Shaquille Walker was convinced he was a sprinter, so he got his freshman high school coach to put him in the 100-meter, and he ran against five others at Liberty High School in his home state of Georgia. He placed fourth.
“I remember thinking, ‘How are you running faster than me? I’m moving as fast as I can!’” Shaquille says. “I didn’t like how that felt.”
At the next race, he listened to his coach, who knew Shaquille’s speed and endurance could fuel him through the 800. His coach told him to run when the gun goes off and to stay with the leaders. With no concept of pacing, Shaquille did just that — and won with a time of 2:15.
Shaquille didn’t lose often after that. He advanced through the county, state and regional competitions, twice winning the 800 state championships.
[pullquote]“I decided I was going to have fun this year, so I got pink spikes. It reminds me I can’t take myself too seriously. Because if you wear pink spikes, you’ve gotta have swag.” —Shaquille Walker, BYU track and field[/pullquote]
That’s when things started to change. He wasn’t LDS, but he was dating an LDS girl at the time, and her dad asked about his plans after high school. He suggested BYU, and he gave him the email address for Ed Eyestone, the BYU track and field head coach.
“He told me they’d fly me out, give me a tour of campus, put me up in a hotel — and I didn’t even know universities recruited for track,” Shaquille says.
He took his first-ever plane ride out to BYU and loved his campus experience. After considering a few other schools, he chose BYU, bid farewell to Georgia, and got to work. A few months later, he was baptized as a member of the LDS Church. A few months after that, he had his mission call to Manchester, England.
“I ran 30 miles in those two years,” Shaquille says. (Now, on an average training week, he runs 45 miles.) “Three months after I got home, I ran faster than I had ever run — beating my personal best time by two seconds. I can’t explain it, other than ‘blessings.’”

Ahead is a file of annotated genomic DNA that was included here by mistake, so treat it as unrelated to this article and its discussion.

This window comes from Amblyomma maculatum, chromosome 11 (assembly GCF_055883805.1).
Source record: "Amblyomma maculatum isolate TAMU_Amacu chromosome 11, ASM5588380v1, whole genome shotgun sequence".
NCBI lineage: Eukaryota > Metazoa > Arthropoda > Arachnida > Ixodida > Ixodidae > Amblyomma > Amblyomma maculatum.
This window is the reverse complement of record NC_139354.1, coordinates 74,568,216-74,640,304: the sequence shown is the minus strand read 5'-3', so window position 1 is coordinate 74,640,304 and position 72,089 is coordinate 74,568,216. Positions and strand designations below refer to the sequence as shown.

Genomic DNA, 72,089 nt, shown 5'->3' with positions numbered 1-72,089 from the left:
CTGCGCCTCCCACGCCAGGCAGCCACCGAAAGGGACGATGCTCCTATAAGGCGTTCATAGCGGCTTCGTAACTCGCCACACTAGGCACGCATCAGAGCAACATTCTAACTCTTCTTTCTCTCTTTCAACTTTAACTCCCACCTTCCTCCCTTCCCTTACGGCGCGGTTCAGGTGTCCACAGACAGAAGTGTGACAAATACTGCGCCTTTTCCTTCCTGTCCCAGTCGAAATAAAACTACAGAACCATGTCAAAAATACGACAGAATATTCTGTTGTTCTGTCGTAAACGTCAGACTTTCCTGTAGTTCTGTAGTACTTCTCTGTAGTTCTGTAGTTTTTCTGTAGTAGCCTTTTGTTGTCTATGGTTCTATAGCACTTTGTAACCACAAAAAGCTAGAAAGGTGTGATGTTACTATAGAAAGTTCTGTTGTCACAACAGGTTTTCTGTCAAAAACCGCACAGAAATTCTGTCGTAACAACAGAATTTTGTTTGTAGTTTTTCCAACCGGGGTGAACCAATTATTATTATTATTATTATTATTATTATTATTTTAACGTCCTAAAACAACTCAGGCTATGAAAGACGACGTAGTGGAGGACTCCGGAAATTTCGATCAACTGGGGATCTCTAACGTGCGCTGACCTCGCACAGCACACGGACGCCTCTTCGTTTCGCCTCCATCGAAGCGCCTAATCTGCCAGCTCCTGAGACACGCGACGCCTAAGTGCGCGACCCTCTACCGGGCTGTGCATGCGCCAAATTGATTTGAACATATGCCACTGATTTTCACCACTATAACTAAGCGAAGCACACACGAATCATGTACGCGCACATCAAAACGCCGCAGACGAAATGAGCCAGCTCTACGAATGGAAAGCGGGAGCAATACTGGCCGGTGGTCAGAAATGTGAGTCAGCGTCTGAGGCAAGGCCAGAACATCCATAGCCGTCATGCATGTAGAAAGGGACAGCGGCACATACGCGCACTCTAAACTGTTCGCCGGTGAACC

With those blessings came battles.
“I had a problem with getting into the racing mentality,” Shaquille says. “I would sometimes hope a car wreck would stop me from making it to the race. It wasn’t fun anymore, and I was losing a lot of sleep because the thought of racing became horrifying.”
But he found the cure — his running shoes.
“I decided I was going to have fun this year, so I got pink spikes,” Shaquille says. “It reminds me I can’t take myself too seriously. Because if you wear pink spikes, you’ve gotta have swag.”
Soon after he returned from his mission, Shaquille broke the BYU record for the fastest outdoor 800 time, running it in 1:45. (He also holds the record for the fastest indoor 800 time at BYU, with a time of 1:47). So as far as firsts go, that was a big one — but not nearly as big as his July win in the World University Games in Gwangju, Korea.
“I went to Korea super focused, ready to win, and then before the final race, a huge typhoon blew in,” Shaquille says. “I had never raced in the rain before, and here I was in Korea, seeing a power line get blown over by huge gusts of wind. But everything came together.”
Shaquille placed first for Team USA, making him the first American to win gold in the 800 since 1976, with a time of 1:49. Then he experienced another first of his own.
“I never understood how these runners I saw on TV had the energy to do a victory lap with the American flag after they spent everything on the race they just finished,” Shaquille says. “But now I get it — the adrenaline kicks in. When I won in Korea, they threw me a flag, I did my victory lap, stood on the podium and everything. It was something I had always wanted to do.”
His dream now is to win it again on a bigger stage. An Olympic stage.
“I want to make the 2016 Olympic Team, which means I’ll have to run faster than I ever have before,” Shaquille says.
He placed sixth in the USA Outdoor Track and Field Championships this year, and he’ll have to place third or higher next year to qualify.
“I like my chances,” Shaquille says. “A lot of people don’t set their vision high enough, but I’m setting mine high, for the Olympics. I’m pushing myself, and I think it’s only up from here.”